Museum Picks

Richard Murakami’s Pick: Life Interrupted: Reunion and Remembrance in Arkansas (DVD)

When I first saw a preview of this film, I said to myself that this well edited film tells a powerful story of the impact that the “Life Interrupted: The Japanese American Experience World War II Arkansas” project had on me during and after the conference. I viewed the film several times and found it to be a compelling emotional experience reminding me of the conference and my days of incarceration in three camps during World War II: Tule Lake, Jerome, and Heart Mountain.

Two comments made by persons who previewed the film are:

  • “A powerful presentation that poignantly captures the importance of ensuring the Japanese American experience is never forgotten. The film brilliantly bridges the past with the present, young and old, and across all racial lines.”

  • “A very effective look at the return of a group of Americans to the site of their unlawful incarceration during WWII & how young Arkansas Students are rediscovering their own history.”


  • For myself, I experienced two strong emotions. One of going back to the conference and second the experience I and my family faced during our incarceration.

    The film has seven parts. Three parts tell you of the work of the young middle and high school students in Little Rock. The purpose of the students work is to educate their community about the World War II camps in Arkansas—Jerome and Rohwer. The students presentations were powerful because they reported their findings in an emotional and honest straight-forward manner. They did not “sugar coat” or tell of their findings in “politically correct” terms. One has to view the film to learn for themselves of the great work of the students.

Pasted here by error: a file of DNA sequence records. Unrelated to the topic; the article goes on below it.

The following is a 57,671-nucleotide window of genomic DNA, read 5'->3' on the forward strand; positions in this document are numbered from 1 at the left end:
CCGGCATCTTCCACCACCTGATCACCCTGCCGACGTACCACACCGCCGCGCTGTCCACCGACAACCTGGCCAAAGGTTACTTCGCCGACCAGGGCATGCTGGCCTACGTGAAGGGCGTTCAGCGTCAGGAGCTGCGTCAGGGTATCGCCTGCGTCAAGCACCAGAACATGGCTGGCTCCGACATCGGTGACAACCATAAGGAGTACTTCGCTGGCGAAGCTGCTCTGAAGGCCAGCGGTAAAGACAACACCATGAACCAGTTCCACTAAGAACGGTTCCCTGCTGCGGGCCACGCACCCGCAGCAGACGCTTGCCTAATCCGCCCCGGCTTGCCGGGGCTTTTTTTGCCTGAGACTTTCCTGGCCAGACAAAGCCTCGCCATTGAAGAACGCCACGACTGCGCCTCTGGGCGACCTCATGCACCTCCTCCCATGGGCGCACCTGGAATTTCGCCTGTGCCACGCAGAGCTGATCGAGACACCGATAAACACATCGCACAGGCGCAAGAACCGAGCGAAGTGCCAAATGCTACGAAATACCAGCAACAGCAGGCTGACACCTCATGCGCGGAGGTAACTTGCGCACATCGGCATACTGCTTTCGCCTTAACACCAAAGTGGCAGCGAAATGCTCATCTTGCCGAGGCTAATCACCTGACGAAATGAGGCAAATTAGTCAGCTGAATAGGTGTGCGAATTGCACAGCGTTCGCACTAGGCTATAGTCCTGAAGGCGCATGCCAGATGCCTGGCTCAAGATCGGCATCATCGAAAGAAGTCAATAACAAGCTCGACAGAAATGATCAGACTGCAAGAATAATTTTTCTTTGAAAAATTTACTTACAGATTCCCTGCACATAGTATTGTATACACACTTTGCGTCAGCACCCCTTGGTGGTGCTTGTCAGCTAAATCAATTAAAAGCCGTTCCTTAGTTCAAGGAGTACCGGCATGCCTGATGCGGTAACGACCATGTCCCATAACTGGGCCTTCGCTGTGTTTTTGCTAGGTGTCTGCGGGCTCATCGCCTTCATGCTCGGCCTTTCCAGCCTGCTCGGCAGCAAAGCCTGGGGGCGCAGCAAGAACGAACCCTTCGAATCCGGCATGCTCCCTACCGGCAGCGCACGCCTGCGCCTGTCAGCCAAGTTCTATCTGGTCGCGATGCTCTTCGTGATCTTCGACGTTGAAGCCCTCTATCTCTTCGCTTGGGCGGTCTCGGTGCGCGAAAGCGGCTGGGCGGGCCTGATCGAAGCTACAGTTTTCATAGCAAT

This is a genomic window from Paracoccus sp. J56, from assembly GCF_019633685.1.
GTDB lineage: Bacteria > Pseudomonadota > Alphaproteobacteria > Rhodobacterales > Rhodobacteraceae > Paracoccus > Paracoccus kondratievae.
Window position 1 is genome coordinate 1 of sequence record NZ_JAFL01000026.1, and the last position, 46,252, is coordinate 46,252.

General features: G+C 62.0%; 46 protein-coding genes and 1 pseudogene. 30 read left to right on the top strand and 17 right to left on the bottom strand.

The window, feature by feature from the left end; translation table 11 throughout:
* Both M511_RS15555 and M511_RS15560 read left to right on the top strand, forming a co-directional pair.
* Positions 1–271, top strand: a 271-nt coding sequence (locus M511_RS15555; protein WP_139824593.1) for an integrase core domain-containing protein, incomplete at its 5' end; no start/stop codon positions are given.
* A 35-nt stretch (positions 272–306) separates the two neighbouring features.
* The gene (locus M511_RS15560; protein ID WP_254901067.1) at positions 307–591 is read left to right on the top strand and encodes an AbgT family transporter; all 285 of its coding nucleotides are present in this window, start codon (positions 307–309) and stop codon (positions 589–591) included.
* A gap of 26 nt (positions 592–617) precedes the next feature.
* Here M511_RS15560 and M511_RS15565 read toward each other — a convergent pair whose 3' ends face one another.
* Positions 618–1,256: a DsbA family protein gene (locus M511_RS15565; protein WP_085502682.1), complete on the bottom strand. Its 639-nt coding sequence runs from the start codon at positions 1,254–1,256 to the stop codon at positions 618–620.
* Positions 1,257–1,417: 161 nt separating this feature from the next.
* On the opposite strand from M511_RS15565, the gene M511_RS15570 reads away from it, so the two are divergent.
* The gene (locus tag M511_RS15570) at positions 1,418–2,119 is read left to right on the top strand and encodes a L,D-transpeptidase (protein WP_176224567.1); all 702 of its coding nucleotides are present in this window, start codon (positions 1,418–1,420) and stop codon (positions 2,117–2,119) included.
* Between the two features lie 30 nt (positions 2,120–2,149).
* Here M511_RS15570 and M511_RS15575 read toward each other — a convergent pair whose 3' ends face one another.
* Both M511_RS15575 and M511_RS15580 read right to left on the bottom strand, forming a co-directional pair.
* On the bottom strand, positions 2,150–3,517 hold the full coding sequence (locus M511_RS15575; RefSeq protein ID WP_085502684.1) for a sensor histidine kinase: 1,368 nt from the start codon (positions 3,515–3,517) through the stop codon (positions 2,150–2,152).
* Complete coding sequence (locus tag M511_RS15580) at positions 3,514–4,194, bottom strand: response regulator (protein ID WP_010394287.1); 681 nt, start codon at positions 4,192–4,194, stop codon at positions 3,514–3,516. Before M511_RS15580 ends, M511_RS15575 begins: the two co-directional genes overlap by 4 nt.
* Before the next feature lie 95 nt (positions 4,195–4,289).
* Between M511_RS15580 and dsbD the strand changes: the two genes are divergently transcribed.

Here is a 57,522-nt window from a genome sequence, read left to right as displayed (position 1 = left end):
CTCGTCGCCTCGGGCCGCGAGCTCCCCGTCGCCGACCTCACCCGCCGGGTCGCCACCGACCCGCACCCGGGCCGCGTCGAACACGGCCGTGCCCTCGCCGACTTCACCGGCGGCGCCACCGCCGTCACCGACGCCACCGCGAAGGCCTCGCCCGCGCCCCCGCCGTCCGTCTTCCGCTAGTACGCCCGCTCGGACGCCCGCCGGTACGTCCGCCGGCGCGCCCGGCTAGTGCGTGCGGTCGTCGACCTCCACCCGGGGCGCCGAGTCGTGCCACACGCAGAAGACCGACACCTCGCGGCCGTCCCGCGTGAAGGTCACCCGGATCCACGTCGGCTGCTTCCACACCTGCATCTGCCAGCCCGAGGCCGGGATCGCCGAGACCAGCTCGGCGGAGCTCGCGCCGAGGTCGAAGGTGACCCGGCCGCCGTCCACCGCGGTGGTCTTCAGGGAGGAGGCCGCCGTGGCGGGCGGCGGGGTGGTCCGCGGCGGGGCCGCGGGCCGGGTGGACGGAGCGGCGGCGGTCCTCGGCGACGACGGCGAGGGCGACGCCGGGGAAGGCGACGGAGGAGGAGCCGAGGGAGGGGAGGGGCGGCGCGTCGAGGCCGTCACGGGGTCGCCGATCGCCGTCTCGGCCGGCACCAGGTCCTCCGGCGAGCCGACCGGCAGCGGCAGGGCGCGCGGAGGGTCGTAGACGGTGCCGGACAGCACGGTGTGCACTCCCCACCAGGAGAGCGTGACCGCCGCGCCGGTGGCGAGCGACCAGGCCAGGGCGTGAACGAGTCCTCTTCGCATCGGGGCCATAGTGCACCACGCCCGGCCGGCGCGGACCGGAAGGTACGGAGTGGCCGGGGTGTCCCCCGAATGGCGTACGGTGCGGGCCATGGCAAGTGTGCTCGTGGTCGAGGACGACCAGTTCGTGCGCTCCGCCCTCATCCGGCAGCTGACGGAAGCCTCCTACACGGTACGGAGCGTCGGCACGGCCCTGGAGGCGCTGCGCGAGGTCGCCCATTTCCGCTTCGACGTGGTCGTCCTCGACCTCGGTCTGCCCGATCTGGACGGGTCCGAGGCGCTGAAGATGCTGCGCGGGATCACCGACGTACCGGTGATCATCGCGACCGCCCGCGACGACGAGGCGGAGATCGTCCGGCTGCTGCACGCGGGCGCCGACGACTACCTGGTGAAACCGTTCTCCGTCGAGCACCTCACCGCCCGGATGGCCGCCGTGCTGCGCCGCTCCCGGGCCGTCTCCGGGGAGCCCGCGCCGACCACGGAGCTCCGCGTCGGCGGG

Other parts of the DVD tell the viewer of the comments made at breakout sessions, shows you the eight exhibitions in Little Rock, and an emotional return to Rohwer and Jerome by conference attendees.

    The last part of the DVD, Keynote Speakers, I consider to be a bonus. The nationally noted speakers reflect on civil rights and democracy, personal memories, and current issues. Each will hold your attention.

    Richard Murakami has been a volunteer at the Japanese American National Museum since 1994. He has helped in many areas, but is currently assisting primarily with photography, operational tasks, and teaching origami on Fridays to student groups.

    In September 2004, he joined over 1,300 people for “Camp Connections: A Conversation about Civil Rights and Social Justice in Arkansas.” He has also attended the opening of the
    America’s Concentration Camps: Remembering the Japanese American Experience exhibition when it traveled to New York and San Francisco.

    September 2006




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